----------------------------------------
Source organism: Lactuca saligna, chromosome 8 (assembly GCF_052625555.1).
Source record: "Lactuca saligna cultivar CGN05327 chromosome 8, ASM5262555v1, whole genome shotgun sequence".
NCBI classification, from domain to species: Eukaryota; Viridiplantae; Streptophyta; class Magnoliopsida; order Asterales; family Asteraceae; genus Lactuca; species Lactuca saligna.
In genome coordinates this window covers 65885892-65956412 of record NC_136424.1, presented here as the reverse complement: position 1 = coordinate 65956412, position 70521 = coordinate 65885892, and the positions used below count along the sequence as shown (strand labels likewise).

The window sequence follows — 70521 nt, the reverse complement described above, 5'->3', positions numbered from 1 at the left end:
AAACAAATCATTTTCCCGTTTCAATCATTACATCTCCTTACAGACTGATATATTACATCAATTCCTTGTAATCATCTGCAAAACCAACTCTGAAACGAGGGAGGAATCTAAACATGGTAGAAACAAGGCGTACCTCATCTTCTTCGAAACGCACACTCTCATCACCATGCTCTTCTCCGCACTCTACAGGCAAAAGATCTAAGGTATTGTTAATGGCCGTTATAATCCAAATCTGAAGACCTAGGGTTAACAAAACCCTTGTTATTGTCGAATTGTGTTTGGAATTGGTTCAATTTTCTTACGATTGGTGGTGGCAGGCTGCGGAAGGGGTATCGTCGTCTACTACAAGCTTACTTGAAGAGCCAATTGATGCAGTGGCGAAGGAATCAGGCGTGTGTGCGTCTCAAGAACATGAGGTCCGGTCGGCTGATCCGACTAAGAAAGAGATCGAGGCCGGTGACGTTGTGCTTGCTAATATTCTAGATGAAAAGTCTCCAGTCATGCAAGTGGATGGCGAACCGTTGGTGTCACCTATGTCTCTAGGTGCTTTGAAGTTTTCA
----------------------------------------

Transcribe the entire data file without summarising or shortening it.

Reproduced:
Source organism: Lactuca saligna, chromosome 8 (assembly GCF_052625555.1).
Source record: "Lactuca saligna cultivar CGN05327 chromosome 8, ASM5262555v1, whole genome shotgun sequence".
NCBI classification, from domain to species: Eukaryota; Viridiplantae; Streptophyta; class Magnoliopsida; order Asterales; family Asteraceae; genus Lactuca; species Lactuca saligna.
In genome coordinates this window covers 65885892-65956412 of record NC_136424.1, presented here as the reverse complement: position 1 = coordinate 65956412, position 70521 = coordinate 65885892, and the positions used below count along the sequence as shown (strand labels likewise).

The window sequence follows — 70521 nt, the reverse complement described above, 5'->3', positions numbered from 1 at the left end:
AAACAAATCATTTTCCCGTTTCAATCATTACATCTCCTTACAGACTGATATATTACATCAATTCCTTGTAATCATCTGCAAAACCAACTCTGAAACGAGGGAGGAATCTAAACATGGTAGAAACAAGGCGTACCTCATCTTCTTCGAAACGCACACTCTCATCACCATGCTCTTCTCCGCACTCTACAGGCAAAAGATCTAAGGTATTGTTAATGGCCGTTATAATCCAAATCTGAAGACCTAGGGTTAACAAAACCCTTGTTATTGTCGAATTGTGTTTGGAATTGGTTCAATTTTCTTACGATTGGTGGTGGCAGGCTGCGGAAGGGGTATCGTCGTCTACTACAAGCTTACTTGAAGAGCCAATTGATGCAGTGGCGAAGGAATCAGGCGTGTGTGCGTCTCAAGAACATGAGGTCCGGTCGGCTGATCCGACTAAGAAAGAGATCGAGGCCGGTGACGTTGTGCTTGCTAATATTCTAGATGAAAAGTCTCCAGTCATGCAAGTGGATGGCGAACCGTTGGTGTCACCTATGTCTCTAGGTGCTTTGAAGTTTTCA